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Apr 25, 2017 Katelind Hays

Complex Content in the Search Engine Age

Training Magazine Network Session Recap

Complex Training Content Our learners have the world at their fingertips. If they face a new challenge or want to know some obscure fact, they have the power to get the answer immediately and move on to the next thing.

This instant access partially defines a modern learning experience. But what does this mean for our content and how it relates to our learners?

Jennifer Hofmann and Phylise Banner explored this question, and how it changes the roles and responsibilities of learning and development practitioners during their recent Training Magazine Network event, “Modern Learning is Perpetual Learning: How Do We Become the Google of Learning?

This blog covers the quandary created by complex content in the era of simple search. Watch the full webinar replay here: to learn about modern learners and how apply a proven approach to become their trusted advisor and go-to information source.

The Reality of Learning Today

Picture it: it’s 20 years ago, and you’re working on a school paper. You need to know the capital of the Ukraine. How did you get that information? You would go ask a teacher, or refer to the Encyclopedia Britannica. Maybe you’d check your textbook, since it related to what you learned in class.

If a student had the same question now, they’d almost always turn to Google, get the info and move on with writing the paper.  

Training, Jennifer argues, has undergone the same transformation.

“If you needed information or a process to do your job 20 years ago, you’d attend a formal training in a formal classroom environment. If you needed to learn to make an Excel pivot table, for example, you may have gone to a two-day formal training class because it’d be covered for an hour on the afternoon of the second day of training. Today you can get content in a lot of ways: you go to or YouTube for tutorials, and Google or another search engine for a step-by-step guide. There’s hundreds of ways to learn to create a pivot table. They may not be the most efficient ways, but they’ll get you the right answer with low risk. It’s quicker and easier than waiting for a formal training session.”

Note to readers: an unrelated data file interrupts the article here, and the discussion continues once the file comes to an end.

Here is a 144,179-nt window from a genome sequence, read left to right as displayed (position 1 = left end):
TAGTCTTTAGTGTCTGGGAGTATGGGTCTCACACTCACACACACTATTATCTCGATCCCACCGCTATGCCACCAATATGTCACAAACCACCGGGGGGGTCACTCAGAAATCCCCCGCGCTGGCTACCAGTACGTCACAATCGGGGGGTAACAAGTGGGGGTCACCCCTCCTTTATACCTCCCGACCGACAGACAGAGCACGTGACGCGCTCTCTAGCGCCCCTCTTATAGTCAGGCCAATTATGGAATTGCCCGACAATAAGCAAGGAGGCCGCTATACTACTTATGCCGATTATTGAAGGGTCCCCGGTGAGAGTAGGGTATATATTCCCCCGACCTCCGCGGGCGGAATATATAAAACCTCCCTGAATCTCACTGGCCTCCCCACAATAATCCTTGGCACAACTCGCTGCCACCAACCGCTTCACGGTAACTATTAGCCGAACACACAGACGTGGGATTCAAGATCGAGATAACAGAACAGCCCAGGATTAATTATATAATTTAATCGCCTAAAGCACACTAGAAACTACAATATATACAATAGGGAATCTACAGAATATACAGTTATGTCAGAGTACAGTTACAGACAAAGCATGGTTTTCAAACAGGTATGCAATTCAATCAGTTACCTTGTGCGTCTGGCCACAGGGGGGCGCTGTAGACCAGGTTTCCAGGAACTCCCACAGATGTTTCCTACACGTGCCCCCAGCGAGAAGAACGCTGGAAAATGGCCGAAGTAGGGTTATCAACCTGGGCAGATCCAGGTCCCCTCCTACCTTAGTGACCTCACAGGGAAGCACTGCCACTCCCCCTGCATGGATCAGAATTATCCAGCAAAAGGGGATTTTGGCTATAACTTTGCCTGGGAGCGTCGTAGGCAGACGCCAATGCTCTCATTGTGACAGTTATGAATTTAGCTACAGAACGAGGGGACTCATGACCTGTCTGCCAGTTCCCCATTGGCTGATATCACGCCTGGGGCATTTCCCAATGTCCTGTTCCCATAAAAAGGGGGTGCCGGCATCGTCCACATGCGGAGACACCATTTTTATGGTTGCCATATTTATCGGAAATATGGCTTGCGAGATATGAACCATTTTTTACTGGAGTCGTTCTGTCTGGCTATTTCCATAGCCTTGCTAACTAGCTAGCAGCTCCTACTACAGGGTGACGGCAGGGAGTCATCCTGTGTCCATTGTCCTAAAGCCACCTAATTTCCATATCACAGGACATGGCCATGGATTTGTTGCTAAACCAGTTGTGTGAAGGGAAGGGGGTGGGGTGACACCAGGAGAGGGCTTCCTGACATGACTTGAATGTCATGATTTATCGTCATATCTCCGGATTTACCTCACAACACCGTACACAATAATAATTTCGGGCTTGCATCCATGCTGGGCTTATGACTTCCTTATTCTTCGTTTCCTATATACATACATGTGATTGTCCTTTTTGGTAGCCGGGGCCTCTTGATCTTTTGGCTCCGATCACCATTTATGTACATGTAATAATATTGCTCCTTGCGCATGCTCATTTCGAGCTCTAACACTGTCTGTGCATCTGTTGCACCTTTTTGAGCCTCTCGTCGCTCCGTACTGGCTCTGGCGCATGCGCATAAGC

This new approach shifts learners from Push training, where they’re served formal content during singular, instructor-led events, to Pull learning, which empowers them to access content where and when they need it.

Complex Content and Search Engines

Now that learners teach themselves skills, tasks, and information using the internet, they face an unexpected challenge: the oversimplification of complex ideas.

Inherently, search engines simplify content and user queries. The process or concept searched remains complicated, but Google can lead learners to think otherwise. For example,

“If you needed to create a project plan for managing a LMS implementation. A basic, but well-worded search yields 400,000 results. How would you select a result? What I would do would be to skip the ones that have ads associated with them because I would be innately suspicious (don’t know if that’s fair or not), but then I would take a look at that first result. '6 Steps to a Successful LMS Implementation' happens to be published by the eLearning Guild. I think, ‘Well I know the eLearning Guild. I think they’re a trusted source.' But what are the chances that an article from a trade magazine, no matter how well written, provides me everything I need for an LMS implementation? There’s a danger here. The danger for us as learners is that we think it provides us everything I need and that I don’t need steps to skills until the project starts to fail. I Googled it. I got an answer. It’s not enough of an answer.”

Phylise explains that algorithms provide the fundamental problem.

“When we depend on these algorithms – and they are quite complicated – but if we go back to the basic algorithms of Google, what drives them is page ranking. Page ranking is about how many links a website or webpage has to other valuable information. How well connected something is to other information. That’s not what I want to base my information on. I like this notion of taking a drink from a fire hydrant. I like this notion of – it’s not enough for me to rely on the search algorithms and we do need to take things a step further. That’s where the machine and human need to come together. That interaction really does come into play. The human element is so important. Ask a coworker. Ask an expert. Ask your PLN. Build your PLN. But it’s not enough to rely on these search algorithms any more, especially when it’s that fire hydrant sensation.”

For more information about modern learners, and becoming as valuable as Google, check out this complimentary resource:

A special thank you Training Magazine Network for hosting Jennifer and Phylise, and for allowing them to share their wisdom with TMN’s learners.


Published by Katelind Hays April 25, 2017
Katelind Hays